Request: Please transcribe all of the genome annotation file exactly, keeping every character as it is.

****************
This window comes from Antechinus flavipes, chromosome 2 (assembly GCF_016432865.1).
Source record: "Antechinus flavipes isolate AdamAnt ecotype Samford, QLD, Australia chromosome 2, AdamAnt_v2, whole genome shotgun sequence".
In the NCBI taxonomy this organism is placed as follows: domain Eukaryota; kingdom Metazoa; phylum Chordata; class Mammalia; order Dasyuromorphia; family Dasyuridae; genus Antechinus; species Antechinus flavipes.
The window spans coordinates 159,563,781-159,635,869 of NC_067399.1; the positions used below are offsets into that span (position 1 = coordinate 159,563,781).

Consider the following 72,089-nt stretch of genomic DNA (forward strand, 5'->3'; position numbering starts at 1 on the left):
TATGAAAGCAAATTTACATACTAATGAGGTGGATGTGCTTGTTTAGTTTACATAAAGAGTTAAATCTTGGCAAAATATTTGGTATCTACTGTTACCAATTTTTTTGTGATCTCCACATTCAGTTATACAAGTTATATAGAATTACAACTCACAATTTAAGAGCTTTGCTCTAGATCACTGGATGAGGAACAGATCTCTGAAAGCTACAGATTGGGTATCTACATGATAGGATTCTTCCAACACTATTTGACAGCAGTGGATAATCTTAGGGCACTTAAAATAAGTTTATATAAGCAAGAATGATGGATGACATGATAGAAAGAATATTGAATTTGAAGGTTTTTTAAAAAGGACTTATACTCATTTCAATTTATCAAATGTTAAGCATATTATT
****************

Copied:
This window comes from Antechinus flavipes, chromosome 2 (assembly GCF_016432865.1).
Source record: "Antechinus flavipes isolate AdamAnt ecotype Samford, QLD, Australia chromosome 2, AdamAnt_v2, whole genome shotgun sequence".
In the NCBI taxonomy this organism is placed as follows: domain Eukaryota; kingdom Metazoa; phylum Chordata; class Mammalia; order Dasyuromorphia; family Dasyuridae; genus Antechinus; species Antechinus flavipes.
The window spans coordinates 159,563,781-159,635,869 of NC_067399.1; the positions used below are offsets into that span (position 1 = coordinate 159,563,781).

Consider the following 72,089-nt stretch of genomic DNA (forward strand, 5'->3'; position numbering starts at 1 on the left):
TATGAAAGCAAATTTACATACTAATGAGGTGGATGTGCTTGTTTAGTTTACATAAAGAGTTAAATCTTGGCAAAATATTTGGTATCTACTGTTACCAATTTTTTTGTGATCTCCACATTCAGTTATACAAGTTATATAGAATTACAACTCACAATTTAAGAGCTTTGCTCTAGATCACTGGATGAGGAACAGATCTCTGAAAGCTACAGATTGGGTATCTACATGATAGGATTCTTCCAACACTATTTGACAGCAGTGGATAATCTTAGGGCACTTAAAATAAGTTTATATAAGCAAGAATGATGGATGACATGATAGAAAGAATATTGAATTTGAAGGTTTTTTAAAAAGGACTTATACTCATTTCAATTTATCAAATGTTAAGCATATTATT